Dated duds: It’s tough to convince someone that your business is up-to-date when your clothes are oh-so-80s. Maintain a fresh, current style that reflects the nature of your business and your client base. A professional wardrobe only needs seven or eight basic pieces, says Smith. Buy the best quality you can afford. “Start with a skirt suit, add a pant and three or four blouses. Then add a few good-quality accessories,” she says. Stay away from spike high heels and stick to flats or 2-inch closed-toe pumps, and wear hose at least until May. Finally, she says, “remember that the shorter the skirt, the less credibility you have.”

Terrible table manners: From hosting to toasting to tipping, poor dining etiquette can destroy your chances at impressing a potential client or business contact. To avoid appearing gauche, do your homework, says Smith. For example, learn basic table etiquette (e.g., leave your napkin on your chair when you leave the table; use the bread plate on your left and the water goblet on your right), “test drive” establishments where you’ll be entertaining business clients, craft an appropriate toast ahead of time, and learn local expectations for tipping — if you’re traveling abroad.

Drab voicemail: A dull, rushed voicemail recording tells callers that you don’t care about them or their message. Re-write and practice your recording to remove cliché phrases, add life, and then have others critique it, says Smith. “Be direct, excited about your business, enthusiastic like you’ve been waiting for them to call, and say you’ll get back to them within 24 hours.” Smile when you speak.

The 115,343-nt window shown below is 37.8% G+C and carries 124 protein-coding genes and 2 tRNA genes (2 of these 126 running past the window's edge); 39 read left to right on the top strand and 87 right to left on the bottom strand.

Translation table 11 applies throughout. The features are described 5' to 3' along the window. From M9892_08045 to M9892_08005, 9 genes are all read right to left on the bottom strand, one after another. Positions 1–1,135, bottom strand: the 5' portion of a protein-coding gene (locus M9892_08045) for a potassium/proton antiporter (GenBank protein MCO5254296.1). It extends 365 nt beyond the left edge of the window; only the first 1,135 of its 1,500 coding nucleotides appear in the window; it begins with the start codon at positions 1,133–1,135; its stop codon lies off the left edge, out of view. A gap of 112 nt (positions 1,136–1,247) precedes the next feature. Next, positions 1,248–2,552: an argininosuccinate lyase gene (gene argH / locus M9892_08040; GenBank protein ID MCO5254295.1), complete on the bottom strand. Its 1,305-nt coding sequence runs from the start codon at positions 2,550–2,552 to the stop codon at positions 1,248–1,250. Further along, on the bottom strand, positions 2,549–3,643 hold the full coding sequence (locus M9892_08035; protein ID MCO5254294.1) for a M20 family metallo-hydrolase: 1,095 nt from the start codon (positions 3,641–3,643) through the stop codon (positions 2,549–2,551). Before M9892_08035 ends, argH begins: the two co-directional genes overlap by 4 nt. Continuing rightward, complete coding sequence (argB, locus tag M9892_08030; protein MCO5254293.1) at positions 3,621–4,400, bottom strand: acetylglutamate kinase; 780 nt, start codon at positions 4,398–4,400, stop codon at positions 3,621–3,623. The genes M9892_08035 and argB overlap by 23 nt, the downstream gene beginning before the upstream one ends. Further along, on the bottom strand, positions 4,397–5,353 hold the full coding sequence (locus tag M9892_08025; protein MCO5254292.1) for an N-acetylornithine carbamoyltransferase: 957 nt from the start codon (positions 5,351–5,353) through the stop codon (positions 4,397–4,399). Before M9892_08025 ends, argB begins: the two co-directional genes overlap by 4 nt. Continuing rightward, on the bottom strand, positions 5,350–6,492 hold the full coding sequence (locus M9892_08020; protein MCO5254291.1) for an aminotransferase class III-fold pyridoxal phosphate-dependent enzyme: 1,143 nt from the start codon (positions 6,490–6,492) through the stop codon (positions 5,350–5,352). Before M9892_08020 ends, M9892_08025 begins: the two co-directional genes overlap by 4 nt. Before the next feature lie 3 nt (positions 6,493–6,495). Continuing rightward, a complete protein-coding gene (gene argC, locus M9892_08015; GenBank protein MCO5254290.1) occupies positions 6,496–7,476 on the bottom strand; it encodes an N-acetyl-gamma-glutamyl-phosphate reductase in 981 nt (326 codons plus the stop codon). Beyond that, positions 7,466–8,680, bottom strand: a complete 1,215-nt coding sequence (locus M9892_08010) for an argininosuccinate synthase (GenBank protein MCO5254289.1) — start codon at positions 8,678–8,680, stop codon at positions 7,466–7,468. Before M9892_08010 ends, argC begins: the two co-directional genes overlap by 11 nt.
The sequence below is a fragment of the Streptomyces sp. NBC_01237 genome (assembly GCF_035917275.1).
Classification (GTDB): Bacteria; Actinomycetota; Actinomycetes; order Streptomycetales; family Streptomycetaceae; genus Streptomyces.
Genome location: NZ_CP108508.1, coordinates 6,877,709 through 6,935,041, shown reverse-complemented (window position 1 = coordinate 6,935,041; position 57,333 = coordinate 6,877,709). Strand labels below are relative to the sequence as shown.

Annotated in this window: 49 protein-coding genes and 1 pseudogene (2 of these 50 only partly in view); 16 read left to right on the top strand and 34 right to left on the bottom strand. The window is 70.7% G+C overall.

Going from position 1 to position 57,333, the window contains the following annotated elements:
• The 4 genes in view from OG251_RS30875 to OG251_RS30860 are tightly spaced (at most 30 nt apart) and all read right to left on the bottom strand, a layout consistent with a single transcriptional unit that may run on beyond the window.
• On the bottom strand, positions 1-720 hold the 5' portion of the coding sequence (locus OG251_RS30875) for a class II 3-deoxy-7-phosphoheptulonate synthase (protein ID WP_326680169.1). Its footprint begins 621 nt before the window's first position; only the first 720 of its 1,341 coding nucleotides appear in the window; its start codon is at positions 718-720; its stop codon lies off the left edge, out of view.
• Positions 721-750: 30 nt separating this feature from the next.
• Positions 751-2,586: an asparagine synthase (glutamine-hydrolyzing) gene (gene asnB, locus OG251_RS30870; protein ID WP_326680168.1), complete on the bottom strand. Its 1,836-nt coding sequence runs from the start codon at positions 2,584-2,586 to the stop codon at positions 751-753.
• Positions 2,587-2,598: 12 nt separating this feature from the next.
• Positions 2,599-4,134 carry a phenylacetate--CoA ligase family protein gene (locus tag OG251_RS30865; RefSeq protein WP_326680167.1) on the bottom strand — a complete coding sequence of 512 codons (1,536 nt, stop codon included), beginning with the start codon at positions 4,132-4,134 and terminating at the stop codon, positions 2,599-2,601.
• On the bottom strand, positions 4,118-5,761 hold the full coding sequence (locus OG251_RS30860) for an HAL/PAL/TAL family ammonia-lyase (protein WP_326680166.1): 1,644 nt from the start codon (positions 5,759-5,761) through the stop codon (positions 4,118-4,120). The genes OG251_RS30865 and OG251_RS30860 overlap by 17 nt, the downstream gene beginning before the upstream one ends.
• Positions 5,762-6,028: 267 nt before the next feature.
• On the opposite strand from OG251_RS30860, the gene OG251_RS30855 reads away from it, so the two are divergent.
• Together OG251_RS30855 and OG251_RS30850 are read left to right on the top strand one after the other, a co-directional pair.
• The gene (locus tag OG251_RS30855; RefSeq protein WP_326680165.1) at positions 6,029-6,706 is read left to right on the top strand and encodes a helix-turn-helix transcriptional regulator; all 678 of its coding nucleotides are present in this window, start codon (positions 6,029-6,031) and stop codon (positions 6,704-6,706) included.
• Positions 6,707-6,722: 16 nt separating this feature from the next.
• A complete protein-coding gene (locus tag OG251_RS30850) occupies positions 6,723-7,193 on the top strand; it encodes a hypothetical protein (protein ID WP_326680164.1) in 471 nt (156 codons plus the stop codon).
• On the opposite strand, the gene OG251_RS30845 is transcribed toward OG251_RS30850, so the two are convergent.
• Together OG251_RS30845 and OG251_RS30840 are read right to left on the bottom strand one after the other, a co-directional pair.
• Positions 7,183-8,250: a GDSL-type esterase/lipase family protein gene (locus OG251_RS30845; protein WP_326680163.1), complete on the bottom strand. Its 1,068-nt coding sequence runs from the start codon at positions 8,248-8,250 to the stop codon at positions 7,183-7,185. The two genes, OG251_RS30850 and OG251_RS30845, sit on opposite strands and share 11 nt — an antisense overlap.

Techno sins: Turn your cellphone and other noisy gadgets off during meetings, says Smith. Taking calls in front of clients or colleagues is rude, and if you’re driving, it’s downright dangerous. In e-mails, be polite, brief, err on the side of formality, and watch your tone — humour and sarcasm do not translate well.

Overloading: “Many women carry a big bulky handbag and a briefcase. In business, you should not carry a purse, only a briefcase,” says Smith. Bring only what you need, and to avoid appearing frazzled and unorganized, omit the overflowing makeup bag and office supplies that tend to spill out. Says Smith: “I only carry my files for the day, a very small wallet and a compact makeup kit with a comb, mascara, blush and lipstick. That’s it.”

Sloppy handouts: “Handle your information (such as business cards, marketing materials or presentation handouts) as if it’s gold when you’re giving it to someone,” says Smith. Make sure your papers are neat, clean and well organized without wrinkles or curled edges. You’ve spent a great deal of time preparing it, and rough or careless handling shows you don’t value your information, she says. Show similar respect when you receive business cards or material from others.

Originally appeared on PROFITguide.com